The study aimed to test the hypothesis that higher Edinburgh Postnatal Depression Scale (EPDS) scores are associated with increased pain scores and opioid use during postpartum hospitalization following cesarean section.
 We conducted a retrospective cohort of English or Spanish-speaking women ≥18 years who had prenatal care for a singleton gestation and delivered by cesarean at ≥36 weeks within a tertiary center during 2017. Exclusions included women with fetal anomalies, intrauterine fetal demise, sickle cell disease, previously diagnosed pain disorders (e.g., chronic pain or fibromyalgia), substance use disorder (based on documented prescription or use of methadone or buprenorphine), or reoperation during hospital stay. Women without an EPDS recorded antenatally were also excluded. Major depressive symptoms (MDS) were defined as a documented antenatal EPDS ≥12. Women with and without MDS were compared, and multivariable linear regression models were generated to evaluate associations between MDS status and both pain scores and opioid use.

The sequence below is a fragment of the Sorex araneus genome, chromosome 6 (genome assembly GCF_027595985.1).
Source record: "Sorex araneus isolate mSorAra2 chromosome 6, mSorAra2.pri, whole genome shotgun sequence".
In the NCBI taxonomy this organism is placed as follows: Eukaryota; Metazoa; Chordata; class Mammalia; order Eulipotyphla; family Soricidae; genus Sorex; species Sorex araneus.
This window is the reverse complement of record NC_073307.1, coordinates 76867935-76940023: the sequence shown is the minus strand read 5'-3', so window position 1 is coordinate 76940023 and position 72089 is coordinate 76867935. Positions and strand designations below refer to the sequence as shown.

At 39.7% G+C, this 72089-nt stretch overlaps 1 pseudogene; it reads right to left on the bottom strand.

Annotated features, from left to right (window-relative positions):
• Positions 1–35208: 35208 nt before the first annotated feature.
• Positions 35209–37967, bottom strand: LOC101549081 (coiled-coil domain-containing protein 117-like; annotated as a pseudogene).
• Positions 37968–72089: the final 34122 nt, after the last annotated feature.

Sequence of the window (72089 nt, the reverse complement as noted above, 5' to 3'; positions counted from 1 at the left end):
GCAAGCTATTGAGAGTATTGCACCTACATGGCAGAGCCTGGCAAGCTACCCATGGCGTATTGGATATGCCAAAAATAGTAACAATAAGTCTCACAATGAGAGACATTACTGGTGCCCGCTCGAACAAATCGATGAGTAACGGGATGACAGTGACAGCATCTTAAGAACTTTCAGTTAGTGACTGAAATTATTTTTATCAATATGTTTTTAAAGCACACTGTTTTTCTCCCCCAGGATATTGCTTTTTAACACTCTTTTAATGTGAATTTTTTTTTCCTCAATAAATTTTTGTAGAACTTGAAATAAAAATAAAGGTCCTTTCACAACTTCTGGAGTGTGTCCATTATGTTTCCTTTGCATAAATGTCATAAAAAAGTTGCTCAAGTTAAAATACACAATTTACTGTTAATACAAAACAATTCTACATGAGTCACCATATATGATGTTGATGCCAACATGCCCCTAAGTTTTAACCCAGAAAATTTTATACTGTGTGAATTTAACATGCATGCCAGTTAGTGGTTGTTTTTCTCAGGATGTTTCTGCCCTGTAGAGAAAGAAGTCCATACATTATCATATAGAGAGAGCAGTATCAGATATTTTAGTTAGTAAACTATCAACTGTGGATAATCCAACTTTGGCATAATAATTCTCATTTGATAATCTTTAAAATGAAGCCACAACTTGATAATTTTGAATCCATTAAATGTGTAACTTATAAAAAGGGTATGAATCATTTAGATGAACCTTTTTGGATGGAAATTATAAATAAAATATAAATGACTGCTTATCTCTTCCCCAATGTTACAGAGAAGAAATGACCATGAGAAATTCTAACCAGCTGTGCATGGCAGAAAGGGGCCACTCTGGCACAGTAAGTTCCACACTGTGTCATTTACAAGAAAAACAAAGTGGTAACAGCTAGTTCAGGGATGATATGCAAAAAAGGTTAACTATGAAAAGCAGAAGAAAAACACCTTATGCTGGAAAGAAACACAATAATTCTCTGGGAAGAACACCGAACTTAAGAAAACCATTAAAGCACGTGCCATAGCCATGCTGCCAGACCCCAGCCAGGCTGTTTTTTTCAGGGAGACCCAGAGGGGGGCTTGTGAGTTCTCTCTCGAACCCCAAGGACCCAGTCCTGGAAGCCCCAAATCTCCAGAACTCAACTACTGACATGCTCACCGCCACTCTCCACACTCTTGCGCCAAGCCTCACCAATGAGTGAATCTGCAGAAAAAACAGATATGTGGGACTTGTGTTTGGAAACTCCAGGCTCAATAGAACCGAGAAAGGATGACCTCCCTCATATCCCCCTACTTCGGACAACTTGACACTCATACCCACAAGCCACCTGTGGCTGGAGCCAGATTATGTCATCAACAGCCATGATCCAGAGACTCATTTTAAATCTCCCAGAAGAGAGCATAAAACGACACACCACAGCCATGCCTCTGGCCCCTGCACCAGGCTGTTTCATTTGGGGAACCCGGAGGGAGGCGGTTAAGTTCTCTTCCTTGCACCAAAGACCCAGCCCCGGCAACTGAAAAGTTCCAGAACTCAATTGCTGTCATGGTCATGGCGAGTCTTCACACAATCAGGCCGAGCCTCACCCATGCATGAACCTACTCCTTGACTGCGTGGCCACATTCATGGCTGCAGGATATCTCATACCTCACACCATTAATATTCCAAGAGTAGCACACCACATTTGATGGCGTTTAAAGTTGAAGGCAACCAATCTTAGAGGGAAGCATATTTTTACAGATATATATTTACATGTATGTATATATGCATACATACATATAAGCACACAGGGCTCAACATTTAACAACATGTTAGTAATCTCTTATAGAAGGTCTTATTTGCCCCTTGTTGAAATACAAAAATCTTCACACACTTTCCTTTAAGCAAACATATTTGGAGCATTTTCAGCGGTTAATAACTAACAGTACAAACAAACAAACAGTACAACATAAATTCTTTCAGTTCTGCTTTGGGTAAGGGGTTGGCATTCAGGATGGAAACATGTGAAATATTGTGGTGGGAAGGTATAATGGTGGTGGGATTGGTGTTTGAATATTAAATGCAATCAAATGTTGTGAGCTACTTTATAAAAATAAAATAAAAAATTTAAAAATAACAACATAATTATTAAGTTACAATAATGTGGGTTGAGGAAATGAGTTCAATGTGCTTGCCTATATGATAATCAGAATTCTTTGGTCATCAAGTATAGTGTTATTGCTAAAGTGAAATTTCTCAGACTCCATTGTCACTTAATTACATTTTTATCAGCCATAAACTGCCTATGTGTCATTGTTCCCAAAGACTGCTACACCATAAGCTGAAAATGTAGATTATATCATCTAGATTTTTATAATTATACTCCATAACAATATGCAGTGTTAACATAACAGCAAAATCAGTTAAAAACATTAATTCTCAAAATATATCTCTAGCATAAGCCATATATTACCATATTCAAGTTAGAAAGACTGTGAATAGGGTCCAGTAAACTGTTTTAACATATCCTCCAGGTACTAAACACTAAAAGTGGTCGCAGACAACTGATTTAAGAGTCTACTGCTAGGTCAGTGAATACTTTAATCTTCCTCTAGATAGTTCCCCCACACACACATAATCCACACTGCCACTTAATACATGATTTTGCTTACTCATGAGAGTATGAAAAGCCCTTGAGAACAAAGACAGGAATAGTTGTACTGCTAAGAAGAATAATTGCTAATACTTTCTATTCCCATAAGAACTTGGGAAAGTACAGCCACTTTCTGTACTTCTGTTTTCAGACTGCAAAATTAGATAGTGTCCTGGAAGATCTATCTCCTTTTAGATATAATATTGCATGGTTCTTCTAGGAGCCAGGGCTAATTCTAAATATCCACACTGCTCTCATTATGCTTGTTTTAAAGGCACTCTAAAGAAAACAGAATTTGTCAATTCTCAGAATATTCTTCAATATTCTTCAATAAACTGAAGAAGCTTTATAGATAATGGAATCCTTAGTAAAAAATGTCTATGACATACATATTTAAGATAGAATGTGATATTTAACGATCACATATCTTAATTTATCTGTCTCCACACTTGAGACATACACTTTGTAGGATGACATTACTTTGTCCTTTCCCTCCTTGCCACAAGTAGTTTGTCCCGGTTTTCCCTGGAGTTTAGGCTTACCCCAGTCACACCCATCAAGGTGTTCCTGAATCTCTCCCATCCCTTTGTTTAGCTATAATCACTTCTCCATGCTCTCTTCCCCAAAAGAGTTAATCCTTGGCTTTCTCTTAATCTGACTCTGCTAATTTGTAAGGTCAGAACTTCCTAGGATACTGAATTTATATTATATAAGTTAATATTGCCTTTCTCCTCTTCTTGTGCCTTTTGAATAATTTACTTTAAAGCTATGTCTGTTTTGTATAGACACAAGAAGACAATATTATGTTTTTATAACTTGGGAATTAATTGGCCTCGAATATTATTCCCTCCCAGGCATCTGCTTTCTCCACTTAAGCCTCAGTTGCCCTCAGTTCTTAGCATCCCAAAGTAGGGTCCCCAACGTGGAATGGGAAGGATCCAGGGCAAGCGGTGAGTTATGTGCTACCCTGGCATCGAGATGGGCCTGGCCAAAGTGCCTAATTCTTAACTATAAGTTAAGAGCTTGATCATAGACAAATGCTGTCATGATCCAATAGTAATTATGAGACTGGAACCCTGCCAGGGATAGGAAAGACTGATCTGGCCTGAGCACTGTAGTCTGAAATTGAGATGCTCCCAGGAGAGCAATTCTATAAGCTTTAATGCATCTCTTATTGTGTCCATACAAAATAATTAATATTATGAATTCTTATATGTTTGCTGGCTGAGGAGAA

Of the 891 women meeting other inclusion criteria, 676 (76%) had documented antenatal EPDS scores, and 104 (15.4%) of those had MDS. Women with MDS were more likely to be use tobacco and have general anesthesia for cesarean delivery, but groups were otherwise similar. Women with MDS reported higher daily and average pain scores postpartum (2.4 vs. 1.7 average;  < 0.001). Women with MDS used more morphine milligram equivalents (MME) each day during their postpartum hospitalization, leading to a higher total MME use (121 mg [60.5-214.5] vs. 75 mg [28.5-133.5],  < 0.001).
 We found an association between antepartum depressive symptoms and acute pain after cesarean delivery leading to increased opioid use. Given the current focus on opioid stewardship, further research into this association, exploration of tailored pain control, and determining whether treatment of antepartum MDS reduces postpartum pain, and therefore opioid use, will be of the utmost priority.
· Women with MDS report higher pain scores postcesarean.. · Women with MDS use more opioids postcesarean.. · Future studies are needed for the treatment of MDS..

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References

PubMed